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Getting audio signals from the sound chip?!

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Hi all. I need to experiment with the FFT algorithm. So I need to get the audio signals from the sound chip, for example from signals from a mic. How can I do this? I found many tutorials about loading wav or mp3 files, but this is not what I need. I really need to get the signals real time. I want to draw a diagram/curve with the fft from the signals from the mic. This is what I want to do. I took OpenAl into account, but this seems not the right api for me. To game programming orientated, I think, but I realy have no idea! What about DirectX or fmod? I have no idea how to do it, so please be patient with me! ;) Grateful for any hint!!! Thanks Alex

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You need to read the docs on recording audio with whatever api you use, fmod has some sample code, and there should be samples in the directx sdk.
Imho the most sensible portable api for doing it is portaudio though.

Do you have strict latency requirements? If so you are in for a fun time with windows, unless you use a professional (i.e. not gamer) card with good ASIO drivers.

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Hi.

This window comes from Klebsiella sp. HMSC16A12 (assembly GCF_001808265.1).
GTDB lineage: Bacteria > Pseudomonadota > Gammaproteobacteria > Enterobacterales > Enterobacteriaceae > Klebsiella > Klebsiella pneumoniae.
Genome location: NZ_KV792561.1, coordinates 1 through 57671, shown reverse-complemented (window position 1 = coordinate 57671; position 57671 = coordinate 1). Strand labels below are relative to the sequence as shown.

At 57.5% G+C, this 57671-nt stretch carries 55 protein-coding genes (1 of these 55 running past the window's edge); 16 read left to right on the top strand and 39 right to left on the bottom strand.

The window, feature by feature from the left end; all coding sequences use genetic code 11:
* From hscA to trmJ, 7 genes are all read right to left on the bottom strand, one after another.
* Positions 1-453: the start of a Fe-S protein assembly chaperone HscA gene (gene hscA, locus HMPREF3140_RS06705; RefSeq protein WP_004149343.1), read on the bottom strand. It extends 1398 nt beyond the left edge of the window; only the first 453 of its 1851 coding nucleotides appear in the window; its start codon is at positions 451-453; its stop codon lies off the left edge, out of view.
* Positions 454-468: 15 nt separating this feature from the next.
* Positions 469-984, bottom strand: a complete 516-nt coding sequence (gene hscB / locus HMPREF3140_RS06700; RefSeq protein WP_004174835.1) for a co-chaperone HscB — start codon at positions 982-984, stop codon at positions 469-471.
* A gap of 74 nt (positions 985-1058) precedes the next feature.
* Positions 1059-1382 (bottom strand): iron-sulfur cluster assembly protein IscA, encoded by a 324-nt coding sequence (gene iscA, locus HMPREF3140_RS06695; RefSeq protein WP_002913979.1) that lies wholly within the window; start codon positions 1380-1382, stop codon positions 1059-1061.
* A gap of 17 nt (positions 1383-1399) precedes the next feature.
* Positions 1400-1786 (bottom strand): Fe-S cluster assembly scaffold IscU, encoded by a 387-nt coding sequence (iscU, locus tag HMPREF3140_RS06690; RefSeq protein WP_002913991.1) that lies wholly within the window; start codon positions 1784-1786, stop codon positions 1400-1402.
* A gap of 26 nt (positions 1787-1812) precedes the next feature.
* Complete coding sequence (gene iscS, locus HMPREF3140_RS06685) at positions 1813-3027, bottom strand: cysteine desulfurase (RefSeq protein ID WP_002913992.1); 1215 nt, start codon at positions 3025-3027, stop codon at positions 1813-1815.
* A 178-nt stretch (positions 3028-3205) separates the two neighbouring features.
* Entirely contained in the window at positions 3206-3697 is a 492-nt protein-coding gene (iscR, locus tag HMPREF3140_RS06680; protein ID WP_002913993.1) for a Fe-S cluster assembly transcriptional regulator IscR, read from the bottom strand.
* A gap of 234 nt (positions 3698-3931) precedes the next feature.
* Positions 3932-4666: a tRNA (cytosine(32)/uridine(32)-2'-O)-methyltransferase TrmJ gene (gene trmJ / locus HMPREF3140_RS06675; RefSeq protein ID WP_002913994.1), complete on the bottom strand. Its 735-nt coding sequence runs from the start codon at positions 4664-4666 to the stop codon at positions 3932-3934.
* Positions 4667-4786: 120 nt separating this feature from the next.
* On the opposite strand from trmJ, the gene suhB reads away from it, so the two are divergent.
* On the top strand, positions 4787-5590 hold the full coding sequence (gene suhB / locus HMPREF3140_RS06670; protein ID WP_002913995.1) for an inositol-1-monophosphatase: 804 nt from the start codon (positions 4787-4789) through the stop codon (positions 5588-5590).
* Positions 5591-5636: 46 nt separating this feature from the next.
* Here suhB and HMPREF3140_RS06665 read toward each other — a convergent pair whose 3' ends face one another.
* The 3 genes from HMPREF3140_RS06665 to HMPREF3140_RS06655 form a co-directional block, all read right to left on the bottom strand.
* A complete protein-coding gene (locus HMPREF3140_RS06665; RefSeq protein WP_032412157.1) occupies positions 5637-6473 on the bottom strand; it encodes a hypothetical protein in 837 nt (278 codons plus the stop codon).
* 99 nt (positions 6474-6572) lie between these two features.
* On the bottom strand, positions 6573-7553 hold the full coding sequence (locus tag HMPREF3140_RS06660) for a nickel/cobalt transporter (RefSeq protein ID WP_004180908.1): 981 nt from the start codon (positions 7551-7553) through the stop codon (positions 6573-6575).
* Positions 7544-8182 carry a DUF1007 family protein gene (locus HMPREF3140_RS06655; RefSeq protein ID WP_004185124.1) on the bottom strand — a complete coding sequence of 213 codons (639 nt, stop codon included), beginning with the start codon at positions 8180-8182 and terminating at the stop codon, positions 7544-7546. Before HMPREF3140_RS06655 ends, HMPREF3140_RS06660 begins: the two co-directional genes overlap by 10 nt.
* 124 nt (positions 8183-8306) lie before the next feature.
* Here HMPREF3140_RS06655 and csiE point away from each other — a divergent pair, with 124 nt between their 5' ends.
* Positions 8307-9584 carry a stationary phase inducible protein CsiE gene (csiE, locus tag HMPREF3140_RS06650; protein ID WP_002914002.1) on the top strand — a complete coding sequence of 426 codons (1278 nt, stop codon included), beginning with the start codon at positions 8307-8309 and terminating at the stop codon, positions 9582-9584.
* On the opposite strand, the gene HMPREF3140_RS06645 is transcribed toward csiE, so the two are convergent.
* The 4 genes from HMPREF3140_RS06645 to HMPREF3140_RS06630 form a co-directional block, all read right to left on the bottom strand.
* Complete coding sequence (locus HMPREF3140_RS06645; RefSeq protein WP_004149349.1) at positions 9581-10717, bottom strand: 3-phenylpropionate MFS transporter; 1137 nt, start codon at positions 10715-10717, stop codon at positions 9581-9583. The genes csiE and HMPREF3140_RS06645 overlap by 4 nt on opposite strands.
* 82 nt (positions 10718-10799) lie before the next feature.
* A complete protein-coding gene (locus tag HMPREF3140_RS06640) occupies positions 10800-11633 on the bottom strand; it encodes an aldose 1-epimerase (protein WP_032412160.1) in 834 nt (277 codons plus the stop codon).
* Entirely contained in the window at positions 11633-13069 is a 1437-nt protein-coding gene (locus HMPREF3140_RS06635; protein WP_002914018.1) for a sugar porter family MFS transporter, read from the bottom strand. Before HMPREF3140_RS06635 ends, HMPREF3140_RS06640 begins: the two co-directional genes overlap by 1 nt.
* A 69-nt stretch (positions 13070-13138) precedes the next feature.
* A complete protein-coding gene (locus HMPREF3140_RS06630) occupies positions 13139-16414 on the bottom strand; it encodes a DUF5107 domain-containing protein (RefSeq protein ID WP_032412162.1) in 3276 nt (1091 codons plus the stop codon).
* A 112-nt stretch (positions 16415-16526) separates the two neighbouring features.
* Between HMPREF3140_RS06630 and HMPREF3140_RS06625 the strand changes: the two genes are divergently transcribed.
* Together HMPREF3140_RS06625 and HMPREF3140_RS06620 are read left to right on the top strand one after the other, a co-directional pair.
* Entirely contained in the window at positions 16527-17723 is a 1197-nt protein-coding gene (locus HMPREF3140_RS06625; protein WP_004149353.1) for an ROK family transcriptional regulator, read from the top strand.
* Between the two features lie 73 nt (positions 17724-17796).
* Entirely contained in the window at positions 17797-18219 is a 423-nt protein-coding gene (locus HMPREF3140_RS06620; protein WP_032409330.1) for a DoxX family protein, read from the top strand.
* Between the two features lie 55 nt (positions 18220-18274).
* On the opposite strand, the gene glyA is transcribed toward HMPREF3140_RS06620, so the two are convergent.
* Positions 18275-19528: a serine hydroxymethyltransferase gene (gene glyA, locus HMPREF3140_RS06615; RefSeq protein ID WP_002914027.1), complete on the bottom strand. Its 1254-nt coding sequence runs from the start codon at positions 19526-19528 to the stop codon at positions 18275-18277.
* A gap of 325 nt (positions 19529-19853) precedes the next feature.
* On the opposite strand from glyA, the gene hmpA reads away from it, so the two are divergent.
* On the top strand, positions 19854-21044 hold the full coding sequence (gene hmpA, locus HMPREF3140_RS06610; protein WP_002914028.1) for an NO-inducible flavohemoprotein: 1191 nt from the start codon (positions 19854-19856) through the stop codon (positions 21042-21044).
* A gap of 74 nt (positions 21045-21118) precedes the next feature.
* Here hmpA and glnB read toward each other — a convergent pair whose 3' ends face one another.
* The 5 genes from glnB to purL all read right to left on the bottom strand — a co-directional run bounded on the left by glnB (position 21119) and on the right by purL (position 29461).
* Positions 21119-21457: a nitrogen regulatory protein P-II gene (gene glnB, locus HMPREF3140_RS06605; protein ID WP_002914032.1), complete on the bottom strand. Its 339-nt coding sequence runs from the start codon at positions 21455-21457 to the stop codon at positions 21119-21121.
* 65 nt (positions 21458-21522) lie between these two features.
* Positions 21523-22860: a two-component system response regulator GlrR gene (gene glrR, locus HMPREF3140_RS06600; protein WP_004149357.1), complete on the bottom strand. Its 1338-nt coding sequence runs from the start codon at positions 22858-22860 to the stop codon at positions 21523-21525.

Wow, thanks for relying.
Before going into deep with sound cards, I would say the onboard sound chip must
be sufficient for the moment. I dont want to produce music or something similar, Im just interested in the math which applies to it and the programming experience.

Thanks for the link.
In the DirectX SDK I found somthing about sound programming. I think, this is the first place to start the journey.

Thanks and greetings
Alex

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DirectX is far more complicated than you need (as is fmod), that would be why I suggested portaudio. There's a really cool sensible tute for it here, and the steps for your portaudio app would be

* Write a callback function that will be called by PortAudio when audio processing is needed.
* Initialize the PA library and open a stream for audio input.
* Start the stream. Your callback function will be now be called repeatedly by PA in the background.
* In your callback do the FFT of the input buffer. Put the results somewhere accessable by the main thread. Watch out for thread synchronisation issues, and DON'T draw to screen from the callback.
* Call a stop function to stop the stream.
* Close the stream and terminate the library.

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